Marshalling the troops into order, Streetz maneuvers their minds with hypnotic affect. Neck dripping with diamonds that shine so hard they seem wet. Clothes looking like he’d been styled by the editors of GQ magazine. Streetz is the success story of the hood. “This is the life. Y’all stay loyal, and I’m gone make sure everybody eat.” The men and boys hang on to Streetz’ words like they were quoted from one of the holy books. . .
Daquan was one of the sponges who soaked up the game from Streetz. That was years ago. Now at the age of twenty, D-Money, as everyone calls him, is the man. His new model Jaguar rolls to a stop near one of the most profitable drug spots in the hood. Hopping out, the smell of new leather and fresh cologne trail him. He goes to speak with one of his workers. “Everything good?”
“Yeah, it’s a little slow today, but I’m ready for you from last night,” the mature teen says discreetly and tosses a large envelope through the car window. “Oh, I almost forgot, some old head came through. He was calling you by name.”
“He was saying D-Money?”
“Naw, your government. He was asking for lil Daquan.”
“You get a name?” D-Money asks wondering how long it’s been since anyone other than his mother called him that.
“Ughh,” snapping his fingers the young guy attempts to spark his memory, “yeah, Streetz. That’s it. Streetz.” Another blast from the past. No one had heard from Streetz in about seven or eight years. He just up and disappeared one day. “Wonder why he looking for me after all this time?!”
A few days later D-Money is posted up with a few females just down from his building. A middle-aged man, slim, mid-height, and casually dressed walks up the block. His walk is more purposeful than most addicts, but he looks around like he’s looking for something. Security man “Youngster” steps out of a gangway alongside the building, “Who you looking for?” Noticing the interaction, D-Money approaches. As he does armed soldiers appear out of doorways and porches from all directions. He recognizes Streetz and tells his security, “I know him. Let him pass.” Sreetz approaches strutting smooth as ever. Gone are the jewelry and flashy cars. Gone are the fine women and money. Gone is his once seemingly invincible swagger.
“I see you got game tight.”
“You know what it is. It’s good to see you,” D-Money says as he embraces Streetz. “Where you been?”
Streetz pulls up his shirt and reveals two dime-sized holes nears his heart and points to the one in his head just over his left eye. “I was in a coma for two years. I woke up like six years ago.”
“Damn! Everybody thought you got killed somewhere out of state or something.”
“Yeah, well I aint come here to talk about that. I came cause I need you to do me a favor.”
“What’s that Streetz?”
“I’m just plain old Carl. Streetz is dead. I need you to hear me out.”
D-Money cuts him off, “Look at him, just like everybody else, looking for a handout.”
Streetz squares his body to look at D-Money face-to-face. ” I know this life is sweet to you. I know that this look like the best thing smoking right now. That’s right, aint it?” D-Money nods, still listening. “I’m here to tell you get out while you can.” D-Money frowns and can’t believe it. He laughs in Streetz’ face, “You can’t be serious? You came here to preach? You the same dude that taught me damn near everything I know. Straight up, I got respect but you wasting your time.” “That’s why I need a favor. That’s all I want is you to hear me out.” D-Money looks at his watch, “You got ten minutes Streetz.” And sarcastically adds, “Oh my bad, Carl.”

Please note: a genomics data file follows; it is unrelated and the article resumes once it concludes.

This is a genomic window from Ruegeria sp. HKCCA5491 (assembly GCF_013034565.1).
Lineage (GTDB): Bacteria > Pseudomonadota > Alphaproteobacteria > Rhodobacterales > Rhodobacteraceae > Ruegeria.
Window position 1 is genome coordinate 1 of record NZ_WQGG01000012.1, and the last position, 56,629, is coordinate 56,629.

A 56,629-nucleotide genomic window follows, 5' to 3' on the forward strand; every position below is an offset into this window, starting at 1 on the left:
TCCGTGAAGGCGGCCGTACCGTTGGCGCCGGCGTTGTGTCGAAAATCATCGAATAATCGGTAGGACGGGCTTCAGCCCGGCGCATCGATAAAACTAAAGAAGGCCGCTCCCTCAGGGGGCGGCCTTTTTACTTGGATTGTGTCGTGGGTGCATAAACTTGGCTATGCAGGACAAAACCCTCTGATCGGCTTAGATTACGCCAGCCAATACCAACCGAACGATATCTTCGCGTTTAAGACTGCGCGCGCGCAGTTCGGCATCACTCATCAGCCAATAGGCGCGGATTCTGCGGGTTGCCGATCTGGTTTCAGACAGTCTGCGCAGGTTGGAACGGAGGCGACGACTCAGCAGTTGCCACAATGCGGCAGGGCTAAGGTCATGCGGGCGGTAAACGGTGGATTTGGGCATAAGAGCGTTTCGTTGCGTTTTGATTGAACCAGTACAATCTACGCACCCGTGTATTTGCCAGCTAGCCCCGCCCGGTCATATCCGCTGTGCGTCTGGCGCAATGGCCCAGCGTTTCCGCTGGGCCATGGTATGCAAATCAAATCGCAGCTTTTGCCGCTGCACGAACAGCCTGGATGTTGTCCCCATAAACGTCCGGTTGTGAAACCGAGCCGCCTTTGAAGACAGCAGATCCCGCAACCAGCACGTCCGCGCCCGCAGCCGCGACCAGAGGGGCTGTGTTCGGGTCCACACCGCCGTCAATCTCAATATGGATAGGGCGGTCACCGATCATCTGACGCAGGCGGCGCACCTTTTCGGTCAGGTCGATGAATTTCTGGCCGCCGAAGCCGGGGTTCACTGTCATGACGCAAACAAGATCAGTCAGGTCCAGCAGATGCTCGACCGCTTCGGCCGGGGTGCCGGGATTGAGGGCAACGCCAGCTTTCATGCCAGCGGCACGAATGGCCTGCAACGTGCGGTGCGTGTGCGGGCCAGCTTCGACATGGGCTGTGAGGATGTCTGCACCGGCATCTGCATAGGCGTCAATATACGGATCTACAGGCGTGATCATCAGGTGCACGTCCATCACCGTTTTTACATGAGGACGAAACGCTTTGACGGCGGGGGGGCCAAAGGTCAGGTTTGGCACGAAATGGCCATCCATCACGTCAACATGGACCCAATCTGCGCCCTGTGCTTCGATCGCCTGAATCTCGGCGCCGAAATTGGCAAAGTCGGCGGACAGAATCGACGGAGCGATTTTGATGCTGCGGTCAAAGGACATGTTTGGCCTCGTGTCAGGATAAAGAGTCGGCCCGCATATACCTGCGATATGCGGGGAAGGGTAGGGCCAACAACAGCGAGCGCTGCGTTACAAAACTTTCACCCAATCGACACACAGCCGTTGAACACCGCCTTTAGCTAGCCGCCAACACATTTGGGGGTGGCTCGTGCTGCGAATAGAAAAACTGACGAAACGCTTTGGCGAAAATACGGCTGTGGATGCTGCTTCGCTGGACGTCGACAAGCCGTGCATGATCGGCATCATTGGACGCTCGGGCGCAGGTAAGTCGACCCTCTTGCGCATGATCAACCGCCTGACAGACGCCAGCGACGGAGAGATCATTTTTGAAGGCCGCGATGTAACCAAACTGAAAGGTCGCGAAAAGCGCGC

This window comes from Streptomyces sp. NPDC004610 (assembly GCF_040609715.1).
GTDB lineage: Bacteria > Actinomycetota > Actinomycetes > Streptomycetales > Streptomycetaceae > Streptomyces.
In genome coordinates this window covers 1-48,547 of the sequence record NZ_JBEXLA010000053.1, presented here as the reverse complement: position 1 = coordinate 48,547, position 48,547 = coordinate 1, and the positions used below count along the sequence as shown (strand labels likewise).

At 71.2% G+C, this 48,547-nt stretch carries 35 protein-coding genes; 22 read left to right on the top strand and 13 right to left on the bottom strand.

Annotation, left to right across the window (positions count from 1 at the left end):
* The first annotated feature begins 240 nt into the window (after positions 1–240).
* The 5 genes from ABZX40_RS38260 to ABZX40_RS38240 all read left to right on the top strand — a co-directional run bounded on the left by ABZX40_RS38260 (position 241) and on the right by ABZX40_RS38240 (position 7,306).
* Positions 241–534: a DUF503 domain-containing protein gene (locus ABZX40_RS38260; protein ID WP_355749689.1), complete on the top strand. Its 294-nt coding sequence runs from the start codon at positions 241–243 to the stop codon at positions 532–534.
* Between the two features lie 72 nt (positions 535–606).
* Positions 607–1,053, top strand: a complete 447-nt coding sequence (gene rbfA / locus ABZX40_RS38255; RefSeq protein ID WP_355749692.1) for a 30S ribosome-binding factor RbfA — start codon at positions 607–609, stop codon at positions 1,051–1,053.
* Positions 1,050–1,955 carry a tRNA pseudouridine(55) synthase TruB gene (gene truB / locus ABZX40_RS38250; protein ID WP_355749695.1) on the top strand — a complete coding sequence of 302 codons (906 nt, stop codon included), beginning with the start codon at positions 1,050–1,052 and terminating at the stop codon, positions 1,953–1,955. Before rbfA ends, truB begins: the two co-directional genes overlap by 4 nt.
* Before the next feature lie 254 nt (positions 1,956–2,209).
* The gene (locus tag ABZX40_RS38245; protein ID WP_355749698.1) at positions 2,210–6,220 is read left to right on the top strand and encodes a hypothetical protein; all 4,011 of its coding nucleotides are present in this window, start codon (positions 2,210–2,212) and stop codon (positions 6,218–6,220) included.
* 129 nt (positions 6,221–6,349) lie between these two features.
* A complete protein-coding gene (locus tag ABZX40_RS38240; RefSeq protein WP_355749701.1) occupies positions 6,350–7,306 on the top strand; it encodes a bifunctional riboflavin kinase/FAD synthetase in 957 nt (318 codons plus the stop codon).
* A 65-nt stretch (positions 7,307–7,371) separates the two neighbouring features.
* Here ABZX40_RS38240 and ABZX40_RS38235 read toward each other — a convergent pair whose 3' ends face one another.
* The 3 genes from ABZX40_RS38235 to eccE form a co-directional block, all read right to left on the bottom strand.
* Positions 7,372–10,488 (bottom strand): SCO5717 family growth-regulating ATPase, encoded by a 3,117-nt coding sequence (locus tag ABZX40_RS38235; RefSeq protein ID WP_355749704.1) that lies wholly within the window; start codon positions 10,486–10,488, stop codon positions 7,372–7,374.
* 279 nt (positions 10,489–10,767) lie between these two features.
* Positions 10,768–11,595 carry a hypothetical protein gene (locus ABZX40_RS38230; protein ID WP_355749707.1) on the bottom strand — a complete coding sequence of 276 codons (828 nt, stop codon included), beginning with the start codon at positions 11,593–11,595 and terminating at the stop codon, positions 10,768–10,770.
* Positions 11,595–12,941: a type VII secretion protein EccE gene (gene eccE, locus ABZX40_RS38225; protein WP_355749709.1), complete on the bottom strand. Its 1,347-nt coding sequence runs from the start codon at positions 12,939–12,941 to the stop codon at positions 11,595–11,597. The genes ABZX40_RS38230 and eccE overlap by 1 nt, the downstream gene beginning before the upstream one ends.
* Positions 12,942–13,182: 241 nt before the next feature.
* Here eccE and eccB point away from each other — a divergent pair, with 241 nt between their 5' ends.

With sincerity jumping from his, Streetz looks D-Money in the eye, “How much is your life worth?”
Feeling confident, D-Money replies, “I got about a hundred racks or so, why?”
“Naw, see you aint hear me. I aint ask how much you have. I asked how much you’re worth.”
Unsure how to answer the question, D-Money shoots back, “I aint got time for riddles.”
Streetz responds, “See that’s one question most never think about. Even though we stay focused on getting money. I’ll answer for you. You like a five, nah, ten million dollar type dude.” D-Money smiles, hoping he can make it up that far. “Yeah, I see you smiling. Now let me ask you this. How much of that would you trade for five years in jail?” Again, D-Money is unable to answer. “Can’t answer? Okay how much would you trade for your health if you were brain dead or paralyzed?” D-Money can only stare, but his look suggests the questions are sparking thought. “Okay. Here’s the ringer. How much of that ten million would you exchange for the life of your wife and child?”
D-Money does not want to show it, but the questions hit home. Carl reaches into his pocket and pulls out his wallet. From it he removes a small picture of a beautiful baby girl. Her light brown eyes and huge dimples resemble Carl’s.
“When they came to rob me, they took my wife and kid first. Then trunked me. In that moment, homie, nothing mattered. Not the money. Not the cars. Not the power. Not even my own life. All I cared about was my wife and my baby. In that moment I gave them everything for our lives. Still they killed us all. Paramedics say I died twice on the way to the hospital. Woke up and was read charges in connection with my wife and child’s murders. Yeah, State try to say that my lifestyle caused the murders so I’m to blame. All the while the damage of the head-shot got me learning how walk and talk again. Between then and now, I could only think of how much I wish I could trade everything for my wife and baby’s lives. That’s what I’m asking you. How much are you willing to trade for your lifestyle?”